Conclusions Top


This study has identified a gap in risk reduction counseling in married females who are on isotretinoin. Measures such as providing written materials explaining teratogenicity risks associated with isotretinoin, referring patients to specialist for starting contraception before prescribing isotretinoin, and ensuring strict adherence to monthly pregnancy test starting 1 month before, during, and 1 month after the treatment may help minimize the teratogenicity risk.

Financial support and sponsorship

Nil.

Conflicts of interest

There are no conflicts of interest.



 
  References Top

1.
Kokandi A. Evaluation of acne quality of life and clinical severity in acne female adults. Dermatol Res Pract 2010;2010:410809. Published online 2010 Jul 27.  Back to cited text no. 1
    
2.
Stern RS. Medication and medical service utilization for acne 1995-1998. J Am Acad Dermatol 2000;43:1042-8.  Back to cited text no. 2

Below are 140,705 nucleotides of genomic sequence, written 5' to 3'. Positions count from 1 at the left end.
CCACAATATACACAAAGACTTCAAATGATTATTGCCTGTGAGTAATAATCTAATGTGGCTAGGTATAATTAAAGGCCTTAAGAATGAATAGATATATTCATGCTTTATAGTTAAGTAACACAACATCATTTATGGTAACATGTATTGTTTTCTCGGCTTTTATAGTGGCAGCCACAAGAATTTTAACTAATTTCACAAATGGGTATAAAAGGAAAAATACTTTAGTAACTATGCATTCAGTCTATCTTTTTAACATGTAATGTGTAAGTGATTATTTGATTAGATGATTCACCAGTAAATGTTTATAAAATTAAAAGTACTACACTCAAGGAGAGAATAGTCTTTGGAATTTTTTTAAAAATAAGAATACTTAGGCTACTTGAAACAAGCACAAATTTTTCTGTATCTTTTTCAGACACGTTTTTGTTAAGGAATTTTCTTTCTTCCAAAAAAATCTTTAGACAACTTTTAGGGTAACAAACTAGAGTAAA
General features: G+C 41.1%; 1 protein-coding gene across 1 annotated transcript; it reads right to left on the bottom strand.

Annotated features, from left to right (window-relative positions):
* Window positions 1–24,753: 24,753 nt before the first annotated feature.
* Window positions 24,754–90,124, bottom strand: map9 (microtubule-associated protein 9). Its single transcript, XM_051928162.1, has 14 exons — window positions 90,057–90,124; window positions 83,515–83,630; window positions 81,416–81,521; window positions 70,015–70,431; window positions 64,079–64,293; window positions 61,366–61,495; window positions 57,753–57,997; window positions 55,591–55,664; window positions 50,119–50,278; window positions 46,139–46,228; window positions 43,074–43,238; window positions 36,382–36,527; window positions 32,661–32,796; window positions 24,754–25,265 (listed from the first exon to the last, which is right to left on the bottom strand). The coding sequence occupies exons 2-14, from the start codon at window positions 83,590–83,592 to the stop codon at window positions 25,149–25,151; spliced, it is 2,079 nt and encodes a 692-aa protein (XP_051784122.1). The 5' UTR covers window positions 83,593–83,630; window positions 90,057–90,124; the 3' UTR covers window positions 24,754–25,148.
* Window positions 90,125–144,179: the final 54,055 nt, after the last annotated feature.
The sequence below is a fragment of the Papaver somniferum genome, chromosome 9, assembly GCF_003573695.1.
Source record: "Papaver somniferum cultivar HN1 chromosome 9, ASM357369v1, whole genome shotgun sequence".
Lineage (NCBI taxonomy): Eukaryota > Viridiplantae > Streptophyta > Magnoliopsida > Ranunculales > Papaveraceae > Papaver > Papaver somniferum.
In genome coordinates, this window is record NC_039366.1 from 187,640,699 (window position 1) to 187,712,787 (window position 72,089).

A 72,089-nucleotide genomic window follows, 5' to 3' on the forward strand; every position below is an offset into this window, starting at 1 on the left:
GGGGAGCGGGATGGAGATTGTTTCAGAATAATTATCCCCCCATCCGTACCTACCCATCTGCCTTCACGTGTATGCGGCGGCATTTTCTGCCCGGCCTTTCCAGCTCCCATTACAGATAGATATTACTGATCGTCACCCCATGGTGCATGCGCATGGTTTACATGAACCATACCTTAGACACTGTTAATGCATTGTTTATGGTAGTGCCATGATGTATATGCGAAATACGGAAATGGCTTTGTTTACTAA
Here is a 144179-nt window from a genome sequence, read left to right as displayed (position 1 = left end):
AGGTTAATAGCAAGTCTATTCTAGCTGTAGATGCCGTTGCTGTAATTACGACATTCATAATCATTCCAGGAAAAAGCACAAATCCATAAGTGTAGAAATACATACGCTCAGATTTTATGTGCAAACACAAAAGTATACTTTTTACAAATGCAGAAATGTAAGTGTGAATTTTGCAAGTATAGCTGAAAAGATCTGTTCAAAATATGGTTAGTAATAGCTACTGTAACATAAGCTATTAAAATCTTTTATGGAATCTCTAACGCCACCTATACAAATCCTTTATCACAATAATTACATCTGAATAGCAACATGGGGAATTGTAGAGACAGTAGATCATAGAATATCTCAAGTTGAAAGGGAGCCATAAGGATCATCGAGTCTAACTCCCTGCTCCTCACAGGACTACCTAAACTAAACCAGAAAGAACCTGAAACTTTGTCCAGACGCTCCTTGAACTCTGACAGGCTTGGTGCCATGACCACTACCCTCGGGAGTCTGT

3.
Werner CA, Papic MJ, Ferris LK, Lee JK, Borrero S, Prevost N, et al. Women's experiences with isotretinoin risk reduction counseling. JAMA Dermatol 2014;150:366-71.  Back to cited text no. 3
    
4.
Bérard A, Azoulay L, Koren G, Blais L, Perreault S, Oraichi D, et al. Isotretinoin, pregnancies, abortions and birth defects: A population-based perspective. Br J Clin Pharmacol 2007;63:196-205.  Back to cited text no. 4
    
5.
Schaefer C, Meister R, Weber-Schoendorfer C. Isotretinoin exposure and pregnancy outcome: An observational study of the berlin institute for clinical teratology and drug risk assessment in pregnancy. Arch Gynecol Obstet 2010;281:221-7.  Back to cited text no. 5
    
6.
Goldsmith LA, Bolognia JL, Callen JP, Chen SC, Feldman SR, Lim HW, et al. American academy of dermatology consensus conference on the safe and optimal use of isotretinoin: Summary and recommendations. J Am Acad Dermatol 2004;50:900-6.  Back to cited text no. 6
    
7.
Abroms L, Maibach E, Lyon-Daniel K, Feldman SR. What is the best approach to reducing birth defects associated with isotretinoin? PLoS Med 2006;3:e483.  Back to cited text no. 7
    




 

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Abstract
Introduction
Subjects and Methods
Results